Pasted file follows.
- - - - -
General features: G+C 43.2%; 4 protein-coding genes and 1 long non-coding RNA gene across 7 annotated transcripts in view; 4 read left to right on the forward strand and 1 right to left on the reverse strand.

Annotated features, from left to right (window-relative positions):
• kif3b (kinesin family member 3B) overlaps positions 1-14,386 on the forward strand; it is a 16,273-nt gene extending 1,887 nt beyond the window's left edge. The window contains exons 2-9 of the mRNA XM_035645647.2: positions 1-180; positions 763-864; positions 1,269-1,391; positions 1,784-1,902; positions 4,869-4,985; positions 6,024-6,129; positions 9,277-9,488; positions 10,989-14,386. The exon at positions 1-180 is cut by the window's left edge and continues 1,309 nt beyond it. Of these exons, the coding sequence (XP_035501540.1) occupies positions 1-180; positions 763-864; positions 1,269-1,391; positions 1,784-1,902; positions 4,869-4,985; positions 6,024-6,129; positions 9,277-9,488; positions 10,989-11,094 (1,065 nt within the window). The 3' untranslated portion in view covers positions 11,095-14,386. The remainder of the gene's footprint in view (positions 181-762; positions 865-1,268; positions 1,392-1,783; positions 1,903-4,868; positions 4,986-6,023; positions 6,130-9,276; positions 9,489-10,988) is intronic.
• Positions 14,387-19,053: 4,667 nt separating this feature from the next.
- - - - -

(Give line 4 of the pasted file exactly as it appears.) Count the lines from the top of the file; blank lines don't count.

• Positions 14,387-19,053: 4,667 nt separating this feature from the next.